The opening titles of “Chilling Adventures of Sabrina” are, for the most part (if memory serves), Robert Hack art from the source comic book. Now, not only is the comic super-gory, it’s also a period(ish) piece; the show is set modern but none of the teenagers has a smartphone, so it’s a bit removed from reality. The episode opens in a movie theater, with Sabrina (Kiernan Shipka) hanging out with her group of very modern friends. While boyfriend Harvey (Ross Lynch) is a non-jock white guy, Jaz Sinclair is the only Black girl in the town, and Lachlan Watson is non-binary. There’s a somewhat awkward thing about the bully-enabling principal—a fully dramatic Bronson Pinchot—isn’t an ally.
So some of the dialogue’s a little forced, but all the acting is good and, hey, at least there aren’t some mean girls causing problems too. Just some jocks, who bully and—oh, wait, physically assault—Watson, which Pinchot’s cool with because Watson doesn’t want to give up any names. Shipka tries to convince Bronson otherwise to no avail, which will eventually lead to her using witchcraft to even the playing field.
Shipka’s got the opening narration to set everything up: half-human, half-witch, raised by aunts Lucy Davis and Miranda Otto, T-minus five days until Shipka’s got to sign her soul over to Satan and go off to witch school in New England. Only Shipka’s not entirely sure she wants to leave her human friends, especially since her future witch classmates are mean to her for being half-human.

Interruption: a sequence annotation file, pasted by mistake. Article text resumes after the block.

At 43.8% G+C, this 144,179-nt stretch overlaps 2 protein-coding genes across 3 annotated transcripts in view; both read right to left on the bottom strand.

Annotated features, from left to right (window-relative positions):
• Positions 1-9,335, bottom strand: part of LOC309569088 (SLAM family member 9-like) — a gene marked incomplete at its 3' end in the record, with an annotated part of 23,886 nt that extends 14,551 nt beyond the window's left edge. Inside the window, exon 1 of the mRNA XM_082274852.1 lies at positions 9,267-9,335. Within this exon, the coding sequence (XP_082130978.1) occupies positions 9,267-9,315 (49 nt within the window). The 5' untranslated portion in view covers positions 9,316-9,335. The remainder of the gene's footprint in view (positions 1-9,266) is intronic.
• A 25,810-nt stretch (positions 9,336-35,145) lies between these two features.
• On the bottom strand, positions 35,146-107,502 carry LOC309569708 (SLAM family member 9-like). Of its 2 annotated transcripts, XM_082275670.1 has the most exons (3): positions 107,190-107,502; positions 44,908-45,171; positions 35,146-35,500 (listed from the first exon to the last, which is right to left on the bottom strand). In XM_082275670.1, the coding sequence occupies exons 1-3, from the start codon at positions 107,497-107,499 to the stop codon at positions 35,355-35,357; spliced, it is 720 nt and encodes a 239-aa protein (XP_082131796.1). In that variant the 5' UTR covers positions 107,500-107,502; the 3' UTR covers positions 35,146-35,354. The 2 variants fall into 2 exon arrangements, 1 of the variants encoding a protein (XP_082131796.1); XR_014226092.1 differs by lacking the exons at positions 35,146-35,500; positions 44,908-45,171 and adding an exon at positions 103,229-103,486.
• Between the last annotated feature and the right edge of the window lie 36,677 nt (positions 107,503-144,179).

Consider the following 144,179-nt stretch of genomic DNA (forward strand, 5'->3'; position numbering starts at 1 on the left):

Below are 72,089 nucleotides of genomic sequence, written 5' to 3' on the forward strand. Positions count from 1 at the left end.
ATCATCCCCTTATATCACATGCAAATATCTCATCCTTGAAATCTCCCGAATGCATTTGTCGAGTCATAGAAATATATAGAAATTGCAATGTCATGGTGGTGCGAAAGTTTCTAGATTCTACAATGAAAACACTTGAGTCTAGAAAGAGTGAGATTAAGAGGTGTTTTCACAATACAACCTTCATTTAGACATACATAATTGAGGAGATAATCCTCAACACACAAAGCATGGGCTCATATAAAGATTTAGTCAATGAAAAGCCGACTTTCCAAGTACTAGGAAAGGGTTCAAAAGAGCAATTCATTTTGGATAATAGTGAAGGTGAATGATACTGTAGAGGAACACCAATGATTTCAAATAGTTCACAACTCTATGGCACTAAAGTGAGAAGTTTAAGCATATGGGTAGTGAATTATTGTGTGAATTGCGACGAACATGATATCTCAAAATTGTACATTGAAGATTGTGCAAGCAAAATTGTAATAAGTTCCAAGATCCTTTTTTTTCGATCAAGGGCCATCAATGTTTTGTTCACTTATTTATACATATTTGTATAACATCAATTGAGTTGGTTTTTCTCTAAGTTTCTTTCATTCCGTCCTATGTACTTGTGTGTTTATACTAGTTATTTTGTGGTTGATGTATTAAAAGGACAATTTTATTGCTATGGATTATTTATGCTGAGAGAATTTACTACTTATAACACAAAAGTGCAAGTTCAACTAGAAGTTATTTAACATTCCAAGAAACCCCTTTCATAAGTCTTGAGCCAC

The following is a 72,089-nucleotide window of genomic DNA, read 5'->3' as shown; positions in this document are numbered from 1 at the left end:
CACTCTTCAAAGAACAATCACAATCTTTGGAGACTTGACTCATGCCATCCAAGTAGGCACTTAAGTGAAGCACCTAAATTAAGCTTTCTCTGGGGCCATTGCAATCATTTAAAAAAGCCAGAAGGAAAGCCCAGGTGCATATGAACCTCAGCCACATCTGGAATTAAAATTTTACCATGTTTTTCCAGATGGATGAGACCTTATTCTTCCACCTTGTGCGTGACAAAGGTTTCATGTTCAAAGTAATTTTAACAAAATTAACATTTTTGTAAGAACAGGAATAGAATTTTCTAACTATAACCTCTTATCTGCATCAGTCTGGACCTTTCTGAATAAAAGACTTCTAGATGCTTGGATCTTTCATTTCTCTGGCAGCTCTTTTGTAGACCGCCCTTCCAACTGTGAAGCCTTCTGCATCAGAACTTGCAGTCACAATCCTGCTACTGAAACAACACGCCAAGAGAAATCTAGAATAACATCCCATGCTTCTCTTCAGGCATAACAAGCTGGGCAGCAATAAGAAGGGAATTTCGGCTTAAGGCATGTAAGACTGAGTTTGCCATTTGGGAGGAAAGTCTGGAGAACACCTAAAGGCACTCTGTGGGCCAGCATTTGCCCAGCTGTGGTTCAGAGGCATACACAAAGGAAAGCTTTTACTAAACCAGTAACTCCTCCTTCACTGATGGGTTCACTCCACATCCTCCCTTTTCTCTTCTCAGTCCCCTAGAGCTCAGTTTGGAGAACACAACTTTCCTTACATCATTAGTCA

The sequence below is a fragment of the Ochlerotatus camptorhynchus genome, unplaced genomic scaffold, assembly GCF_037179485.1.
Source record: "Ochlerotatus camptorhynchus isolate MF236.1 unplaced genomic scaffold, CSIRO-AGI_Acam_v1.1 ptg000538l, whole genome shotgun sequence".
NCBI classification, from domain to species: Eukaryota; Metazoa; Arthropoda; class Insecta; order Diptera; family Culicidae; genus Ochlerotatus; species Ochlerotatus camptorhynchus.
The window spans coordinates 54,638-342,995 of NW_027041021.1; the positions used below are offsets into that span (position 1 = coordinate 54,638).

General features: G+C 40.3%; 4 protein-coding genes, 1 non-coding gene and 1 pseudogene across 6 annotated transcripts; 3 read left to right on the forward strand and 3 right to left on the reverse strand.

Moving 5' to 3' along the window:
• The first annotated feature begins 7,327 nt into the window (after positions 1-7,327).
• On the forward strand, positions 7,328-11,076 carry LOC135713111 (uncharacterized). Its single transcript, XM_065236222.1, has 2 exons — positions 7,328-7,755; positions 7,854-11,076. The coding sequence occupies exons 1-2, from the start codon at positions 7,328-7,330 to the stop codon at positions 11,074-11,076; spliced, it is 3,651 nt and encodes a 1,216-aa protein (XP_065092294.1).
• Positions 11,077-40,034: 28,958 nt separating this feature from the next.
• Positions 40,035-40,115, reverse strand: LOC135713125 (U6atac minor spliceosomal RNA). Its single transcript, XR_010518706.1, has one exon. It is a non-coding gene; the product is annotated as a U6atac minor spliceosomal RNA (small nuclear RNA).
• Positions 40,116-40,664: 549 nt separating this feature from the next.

Further complicating matters is Michelle Gomez, one of Shipka’s teachers who just happens to have been possessed by a witch from Hell, whose job it is to make sure Shipka commits to her future as a minion of Lucifer only Gomez has to pretend to be the teacher. Of course, Gomez is playing a character from the comic and the show seems like a sequel to said comic, which show creator and episode writer Roberto Aguirre-Sacasa never finished because he started making TV shows. So I’ve got baggage and expectation with Gomez.
But it all works out, partially due to the great pacing.
Though Richard Coyle seems to be going way too hard on a Ewan McGregor impression; Coyle’s the cliffhanger arrival guest star… the Dark Pope, arrived to tempt Shipka to the cause. For the amount of build-up he gets, it’d be better if it were Ewan McGregor… It needs a final oomph.
Or would if Shipka’s acting weren’t on point enough to cover, which it is, which she does.
The show works because it’s well-written, Shipka’s a great lead, and the soundtrack is awesome.